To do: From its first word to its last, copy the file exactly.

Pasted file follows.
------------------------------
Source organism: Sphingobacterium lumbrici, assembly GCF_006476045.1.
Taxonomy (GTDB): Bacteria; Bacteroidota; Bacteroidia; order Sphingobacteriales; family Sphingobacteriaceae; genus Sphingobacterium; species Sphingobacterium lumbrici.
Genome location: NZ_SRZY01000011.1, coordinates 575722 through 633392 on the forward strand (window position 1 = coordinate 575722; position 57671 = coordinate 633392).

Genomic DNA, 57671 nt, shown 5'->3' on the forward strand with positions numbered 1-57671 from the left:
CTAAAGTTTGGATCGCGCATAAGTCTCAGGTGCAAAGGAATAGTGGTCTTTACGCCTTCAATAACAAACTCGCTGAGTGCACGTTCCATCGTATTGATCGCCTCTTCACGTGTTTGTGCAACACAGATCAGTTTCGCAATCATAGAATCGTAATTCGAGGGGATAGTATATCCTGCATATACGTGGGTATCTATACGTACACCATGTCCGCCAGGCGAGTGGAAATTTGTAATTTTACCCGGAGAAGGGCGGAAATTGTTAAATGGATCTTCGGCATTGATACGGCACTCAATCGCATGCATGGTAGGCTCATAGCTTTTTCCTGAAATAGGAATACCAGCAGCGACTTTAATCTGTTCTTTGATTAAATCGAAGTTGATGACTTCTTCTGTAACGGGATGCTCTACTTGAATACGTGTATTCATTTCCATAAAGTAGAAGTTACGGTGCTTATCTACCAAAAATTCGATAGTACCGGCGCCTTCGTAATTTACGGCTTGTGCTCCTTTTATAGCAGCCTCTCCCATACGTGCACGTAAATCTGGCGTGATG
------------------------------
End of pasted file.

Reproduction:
Source organism: Sphingobacterium lumbrici, assembly GCF_006476045.1.
Taxonomy (GTDB): Bacteria; Bacteroidota; Bacteroidia; order Sphingobacteriales; family Sphingobacteriaceae; genus Sphingobacterium; species Sphingobacterium lumbrici.
Genome location: NZ_SRZY01000011.1, coordinates 575722 through 633392 on the forward strand (window position 1 = coordinate 575722; position 57671 = coordinate 633392).

Genomic DNA, 57671 nt, shown 5'->3' on the forward strand with positions numbered 1-57671 from the left:
CTAAAGTTTGGATCGCGCATAAGTCTCAGGTGCAAAGGAATAGTGGTCTTTACGCCTTCAATAACAAACTCGCTGAGTGCACGTTCCATCGTATTGATCGCCTCTTCACGTGTTTGTGCAACACAGATCAGTTTCGCAATCATAGAATCGTAATTCGAGGGGATAGTATATCCTGCATATACGTGGGTATCTATACGTACACCATGTCCGCCAGGCGAGTGGAAATTTGTAATTTTACCCGGAGAAGGGCGGAAATTGTTAAATGGATCTTCGGCATTGATACGGCACTCAATCGCATGCATGGTAGGCTCATAGCTTTTTCCTGAAATAGGAATACCAGCAGCGACTTTAATCTGTTCTTTGATTAAATCGAAGTTGATGACTTCTTCTGTAACGGGATGCTCTACTTGAATACGTGTATTCATTTCCATAAAGTAGAAGTTACGGTGCTTATCTACCAAAAATTCGATAGTACCGGCGCCTTCGTAATTTACGGCTTGTGCTCCTTTTATAGCAGCCTCTCCCATACGTGCACGTAAATCTGGCGTGATG